The ootl::vlist is an implementation of a data structure called the Vlist described in the paper Fast Functional Lists, Hash-Lists, Deques and Variable Length Arrays by Phil Bagwell. The Vlist is implemented a linked list of arrays, each one twice the size of the next. When the array of the first node (or last node depending on how you want to envision it) is filled to capacity, a new node is created with twice the capacity as the previous. Since the original data isn’t moved, only 2N memory is used at any one time, no deallocation occurs, and no need for the N destruction and copy-construction operations.
Quite clearly this data structure supports efficient growth, since there are no copies, and less wasted space. However what is somewhat counterintuitive is that this data structure provides, on average, random element access with constant complexity. The key to achieving indexing with O(1) complexity the list must be traversed from the biggest node to the smallest.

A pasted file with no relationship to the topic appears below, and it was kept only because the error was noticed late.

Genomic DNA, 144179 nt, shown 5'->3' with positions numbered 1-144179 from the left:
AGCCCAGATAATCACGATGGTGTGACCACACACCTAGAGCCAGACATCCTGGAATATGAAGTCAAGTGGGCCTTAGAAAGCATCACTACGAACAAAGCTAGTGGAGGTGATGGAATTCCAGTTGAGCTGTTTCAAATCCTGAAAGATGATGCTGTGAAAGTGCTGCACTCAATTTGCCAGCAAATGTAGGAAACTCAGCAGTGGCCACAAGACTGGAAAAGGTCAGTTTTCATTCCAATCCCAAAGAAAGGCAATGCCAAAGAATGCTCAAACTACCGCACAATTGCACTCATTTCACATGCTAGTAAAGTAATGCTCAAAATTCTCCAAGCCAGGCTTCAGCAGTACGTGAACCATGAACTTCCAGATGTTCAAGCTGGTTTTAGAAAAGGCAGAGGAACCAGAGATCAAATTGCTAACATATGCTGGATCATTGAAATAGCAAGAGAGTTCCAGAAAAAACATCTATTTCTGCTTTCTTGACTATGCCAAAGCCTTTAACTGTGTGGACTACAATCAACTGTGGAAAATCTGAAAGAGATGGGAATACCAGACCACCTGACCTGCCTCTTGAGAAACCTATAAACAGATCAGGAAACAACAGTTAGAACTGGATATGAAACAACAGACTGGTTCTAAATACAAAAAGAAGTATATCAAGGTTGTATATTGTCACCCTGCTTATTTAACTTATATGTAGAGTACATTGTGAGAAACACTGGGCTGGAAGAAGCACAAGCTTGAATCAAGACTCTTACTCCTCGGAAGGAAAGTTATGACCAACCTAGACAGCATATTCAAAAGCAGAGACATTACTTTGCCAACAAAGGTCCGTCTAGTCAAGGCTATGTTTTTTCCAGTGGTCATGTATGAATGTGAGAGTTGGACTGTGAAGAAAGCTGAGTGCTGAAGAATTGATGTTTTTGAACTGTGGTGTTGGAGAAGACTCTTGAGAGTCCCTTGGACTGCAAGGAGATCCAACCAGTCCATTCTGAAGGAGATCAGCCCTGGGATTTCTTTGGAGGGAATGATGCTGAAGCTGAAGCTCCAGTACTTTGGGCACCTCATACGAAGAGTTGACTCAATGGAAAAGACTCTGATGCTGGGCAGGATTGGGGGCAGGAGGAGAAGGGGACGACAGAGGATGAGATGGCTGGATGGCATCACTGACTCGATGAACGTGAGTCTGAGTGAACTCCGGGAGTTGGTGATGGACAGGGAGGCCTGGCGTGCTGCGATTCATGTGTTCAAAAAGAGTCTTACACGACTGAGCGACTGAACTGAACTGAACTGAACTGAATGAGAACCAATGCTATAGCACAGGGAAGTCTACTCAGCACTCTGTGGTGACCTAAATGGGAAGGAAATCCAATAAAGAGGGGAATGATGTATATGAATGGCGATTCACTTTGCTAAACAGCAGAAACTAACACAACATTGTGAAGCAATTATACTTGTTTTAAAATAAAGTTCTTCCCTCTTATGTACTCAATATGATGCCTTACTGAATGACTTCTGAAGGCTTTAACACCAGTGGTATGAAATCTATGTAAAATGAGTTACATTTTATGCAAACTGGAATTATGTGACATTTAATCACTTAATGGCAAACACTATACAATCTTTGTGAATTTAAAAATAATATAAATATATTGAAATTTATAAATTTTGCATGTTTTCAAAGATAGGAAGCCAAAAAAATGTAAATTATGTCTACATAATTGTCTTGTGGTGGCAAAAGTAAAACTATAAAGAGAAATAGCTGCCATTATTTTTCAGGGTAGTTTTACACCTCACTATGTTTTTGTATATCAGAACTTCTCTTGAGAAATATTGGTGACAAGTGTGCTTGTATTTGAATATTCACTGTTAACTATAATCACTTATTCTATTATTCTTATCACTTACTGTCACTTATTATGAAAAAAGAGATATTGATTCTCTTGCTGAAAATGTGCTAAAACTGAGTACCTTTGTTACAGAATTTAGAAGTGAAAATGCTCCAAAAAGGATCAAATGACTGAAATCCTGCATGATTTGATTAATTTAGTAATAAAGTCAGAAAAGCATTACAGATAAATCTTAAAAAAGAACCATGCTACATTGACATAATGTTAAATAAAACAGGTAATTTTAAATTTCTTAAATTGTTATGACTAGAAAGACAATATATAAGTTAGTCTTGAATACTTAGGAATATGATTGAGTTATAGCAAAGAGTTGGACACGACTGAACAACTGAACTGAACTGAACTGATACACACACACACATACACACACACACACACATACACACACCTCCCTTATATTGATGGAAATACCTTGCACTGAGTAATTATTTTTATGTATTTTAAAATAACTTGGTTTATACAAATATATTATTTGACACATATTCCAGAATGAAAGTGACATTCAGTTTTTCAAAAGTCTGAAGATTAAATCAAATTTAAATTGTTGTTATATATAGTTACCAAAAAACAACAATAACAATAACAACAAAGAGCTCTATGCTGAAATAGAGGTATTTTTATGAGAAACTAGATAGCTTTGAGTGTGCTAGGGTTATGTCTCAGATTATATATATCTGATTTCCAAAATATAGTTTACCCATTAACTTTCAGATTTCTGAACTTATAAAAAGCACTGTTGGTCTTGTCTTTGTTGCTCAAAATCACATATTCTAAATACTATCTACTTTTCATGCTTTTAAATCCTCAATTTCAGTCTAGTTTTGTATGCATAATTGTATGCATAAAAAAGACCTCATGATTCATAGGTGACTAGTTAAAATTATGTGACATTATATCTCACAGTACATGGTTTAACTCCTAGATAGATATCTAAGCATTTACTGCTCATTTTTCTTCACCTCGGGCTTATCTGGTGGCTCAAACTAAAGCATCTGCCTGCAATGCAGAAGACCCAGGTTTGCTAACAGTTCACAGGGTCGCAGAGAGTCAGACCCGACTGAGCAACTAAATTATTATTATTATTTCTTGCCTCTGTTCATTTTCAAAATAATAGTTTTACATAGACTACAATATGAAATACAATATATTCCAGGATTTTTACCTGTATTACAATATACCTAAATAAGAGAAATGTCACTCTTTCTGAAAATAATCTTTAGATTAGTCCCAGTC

One of the other important advantages of a Vlist is that memory locations remain fixed as the structure grows. This makes it a very useful data-structure when the number of elements is not known in advance.
Dynamic Memory Allocation in C++
Lessons on development of 64-bit C/C++ applications